Currently, in war-torn and disaster-struck areas, first responders are risking their lives unnecessarily, as they lack the resources needed to accurately and safely assess a disaster zone. By using robotics, we can prevent the risk of human life.
What it does
The SPOT robot has been enabled to be an independent rescue machine that understands human emotion and natural language using AI with a noted ability to detect a language and adjust output as such.
How we built it
We built it using a variety of tools including Hume for AI/transcription, OpenCV for ML Models, Flask for the backend, and Next.js for the frontend.
Challenges we ran into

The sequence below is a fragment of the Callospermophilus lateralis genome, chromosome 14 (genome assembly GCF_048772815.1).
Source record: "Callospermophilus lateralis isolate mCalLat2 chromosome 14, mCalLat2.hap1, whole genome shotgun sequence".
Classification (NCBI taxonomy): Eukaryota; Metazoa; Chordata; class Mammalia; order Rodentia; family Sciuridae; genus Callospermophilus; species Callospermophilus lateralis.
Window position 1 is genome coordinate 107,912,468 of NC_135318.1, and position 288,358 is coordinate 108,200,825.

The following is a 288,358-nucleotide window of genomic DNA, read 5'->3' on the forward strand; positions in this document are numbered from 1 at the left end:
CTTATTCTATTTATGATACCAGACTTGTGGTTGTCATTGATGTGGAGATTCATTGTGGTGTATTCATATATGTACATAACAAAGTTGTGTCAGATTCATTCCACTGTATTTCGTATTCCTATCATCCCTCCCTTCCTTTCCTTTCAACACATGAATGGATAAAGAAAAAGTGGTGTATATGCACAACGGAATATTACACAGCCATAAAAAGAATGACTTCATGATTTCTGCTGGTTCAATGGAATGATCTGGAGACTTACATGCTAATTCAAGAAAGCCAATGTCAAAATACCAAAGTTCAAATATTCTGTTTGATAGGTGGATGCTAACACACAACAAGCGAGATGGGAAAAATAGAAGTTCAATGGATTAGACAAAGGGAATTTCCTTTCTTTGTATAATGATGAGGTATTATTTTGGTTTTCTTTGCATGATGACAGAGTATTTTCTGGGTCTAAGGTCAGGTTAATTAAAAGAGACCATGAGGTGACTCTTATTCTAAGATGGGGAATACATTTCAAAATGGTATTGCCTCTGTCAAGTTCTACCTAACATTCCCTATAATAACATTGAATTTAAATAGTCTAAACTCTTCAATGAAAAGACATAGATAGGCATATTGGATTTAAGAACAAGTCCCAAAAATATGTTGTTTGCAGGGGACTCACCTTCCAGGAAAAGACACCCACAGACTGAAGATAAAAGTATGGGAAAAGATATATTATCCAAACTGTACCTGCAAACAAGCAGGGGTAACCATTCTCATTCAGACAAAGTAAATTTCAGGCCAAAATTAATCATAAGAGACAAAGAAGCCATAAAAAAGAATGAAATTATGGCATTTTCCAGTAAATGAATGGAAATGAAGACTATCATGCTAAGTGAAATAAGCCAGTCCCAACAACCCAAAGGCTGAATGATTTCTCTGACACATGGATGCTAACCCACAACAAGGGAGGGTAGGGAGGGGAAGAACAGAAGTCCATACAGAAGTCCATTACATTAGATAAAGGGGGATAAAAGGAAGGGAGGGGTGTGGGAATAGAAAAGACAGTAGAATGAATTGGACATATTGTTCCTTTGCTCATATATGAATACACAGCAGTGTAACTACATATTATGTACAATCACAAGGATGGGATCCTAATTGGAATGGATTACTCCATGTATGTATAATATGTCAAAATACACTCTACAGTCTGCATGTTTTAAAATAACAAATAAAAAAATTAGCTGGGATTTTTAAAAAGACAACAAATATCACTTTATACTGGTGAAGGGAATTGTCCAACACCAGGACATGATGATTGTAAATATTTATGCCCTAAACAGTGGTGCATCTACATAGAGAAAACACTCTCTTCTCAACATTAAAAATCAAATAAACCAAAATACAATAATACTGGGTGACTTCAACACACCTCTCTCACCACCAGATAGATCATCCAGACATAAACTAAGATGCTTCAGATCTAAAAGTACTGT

Connecting to and controlling SPOT was extremely difficult. We got around this by building a custom control server that connects directly to SPOT and controls its motors. The Hume API was relatively friendly to use and we connected this to a live stream of data via the Continuity Camera.
Accomplishments that we're proud of
Fixing SPOT's internal linux dependencies. This is something that blocked all teams from using SPOT and took up most of the first day. But by solving this, we enabled SPOT to be used by all teams.
What we learned
We learned it is quite complex to combine various tech stacks across a variety of products both hardware and software. We learned to approach these problems by introducing levels of abstraction that would allow parts of the team to work parallely.
What's next for Spotter - Revolutionizing Disaster Relief
We hope to fully autonomize SPOTTER so that SPOT can traverse and navigate disaster environments completely independently. In this way, SPOT can locate survivors and assess the situation globally.